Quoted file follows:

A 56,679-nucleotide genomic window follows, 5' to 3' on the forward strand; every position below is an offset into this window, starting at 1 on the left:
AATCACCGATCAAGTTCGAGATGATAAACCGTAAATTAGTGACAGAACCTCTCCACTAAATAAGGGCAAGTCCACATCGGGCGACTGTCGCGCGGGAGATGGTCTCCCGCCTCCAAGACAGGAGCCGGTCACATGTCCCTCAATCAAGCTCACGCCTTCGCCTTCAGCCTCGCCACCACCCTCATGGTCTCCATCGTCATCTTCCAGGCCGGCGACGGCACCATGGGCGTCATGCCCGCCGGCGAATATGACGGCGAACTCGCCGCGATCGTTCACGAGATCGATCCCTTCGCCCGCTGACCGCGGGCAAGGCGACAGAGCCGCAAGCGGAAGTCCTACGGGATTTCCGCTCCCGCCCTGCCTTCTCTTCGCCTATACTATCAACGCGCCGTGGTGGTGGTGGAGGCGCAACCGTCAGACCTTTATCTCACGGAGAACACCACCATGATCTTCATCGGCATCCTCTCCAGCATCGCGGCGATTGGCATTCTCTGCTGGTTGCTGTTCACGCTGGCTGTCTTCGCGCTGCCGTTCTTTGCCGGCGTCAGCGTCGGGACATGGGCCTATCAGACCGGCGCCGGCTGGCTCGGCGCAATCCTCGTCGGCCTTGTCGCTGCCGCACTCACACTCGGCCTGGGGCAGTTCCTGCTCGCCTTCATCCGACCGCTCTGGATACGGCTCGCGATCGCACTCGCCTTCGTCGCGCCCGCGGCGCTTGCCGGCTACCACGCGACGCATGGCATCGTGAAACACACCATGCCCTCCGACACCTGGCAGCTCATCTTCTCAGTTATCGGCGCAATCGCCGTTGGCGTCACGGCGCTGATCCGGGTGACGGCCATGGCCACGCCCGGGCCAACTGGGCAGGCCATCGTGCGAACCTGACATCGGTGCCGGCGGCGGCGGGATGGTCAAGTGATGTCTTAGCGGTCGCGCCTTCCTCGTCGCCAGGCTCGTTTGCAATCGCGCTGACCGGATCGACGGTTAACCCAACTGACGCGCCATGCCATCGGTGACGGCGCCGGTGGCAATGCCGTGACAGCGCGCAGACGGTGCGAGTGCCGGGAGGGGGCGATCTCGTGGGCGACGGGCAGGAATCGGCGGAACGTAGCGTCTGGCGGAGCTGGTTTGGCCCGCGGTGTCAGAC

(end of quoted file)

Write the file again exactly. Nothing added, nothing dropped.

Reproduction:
A 56,679-nucleotide genomic window follows, 5' to 3' on the forward strand; every position below is an offset into this window, starting at 1 on the left:
AATCACCGATCAAGTTCGAGATGATAAACCGTAAATTAGTGACAGAACCTCTCCACTAAATAAGGGCAAGTCCACATCGGGCGACTGTCGCGCGGGAGATGGTCTCCCGCCTCCAAGACAGGAGCCGGTCACATGTCCCTCAATCAAGCTCACGCCTTCGCCTTCAGCCTCGCCACCACCCTCATGGTCTCCATCGTCATCTTCCAGGCCGGCGACGGCACCATGGGCGTCATGCCCGCCGGCGAATATGACGGCGAACTCGCCGCGATCGTTCACGAGATCGATCCCTTCGCCCGCTGACCGCGGGCAAGGCGACAGAGCCGCAAGCGGAAGTCCTACGGGATTTCCGCTCCCGCCCTGCCTTCTCTTCGCCTATACTATCAACGCGCCGTGGTGGTGGTGGAGGCGCAACCGTCAGACCTTTATCTCACGGAGAACACCACCATGATCTTCATCGGCATCCTCTCCAGCATCGCGGCGATTGGCATTCTCTGCTGGTTGCTGTTCACGCTGGCTGTCTTCGCGCTGCCGTTCTTTGCCGGCGTCAGCGTCGGGACATGGGCCTATCAGACCGGCGCCGGCTGGCTCGGCGCAATCCTCGTCGGCCTTGTCGCTGCCGCACTCACACTCGGCCTGGGGCAGTTCCTGCTCGCCTTCATCCGACCGCTCTGGATACGGCTCGCGATCGCACTCGCCTTCGTCGCGCCCGCGGCGCTTGCCGGCTACCACGCGACGCATGGCATCGTGAAACACACCATGCCCTCCGACACCTGGCAGCTCATCTTCTCAGTTATCGGCGCAATCGCCGTTGGCGTCACGGCGCTGATCCGGGTGACGGCCATGGCCACGCCCGGGCCAACTGGGCAGGCCATCGTGCGAACCTGACATCGGTGCCGGCGGCGGCGGGATGGTCAAGTGATGTCTTAGCGGTCGCGCCTTCCTCGTCGCCAGGCTCGTTTGCAATCGCGCTGACCGGATCGACGGTTAACCCAACTGACGCGCCATGCCATCGGTGACGGCGCCGGTGGCAATGCCGTGACAGCGCGCAGACGGTGCGAGTGCCGGGAGGGGGCGATCTCGTGGGCGACGGGCAGGAATCGGCGGAACGTAGCGTCTGGCGGAGCTGGTTTGGCCCGCGGTGTCAGAC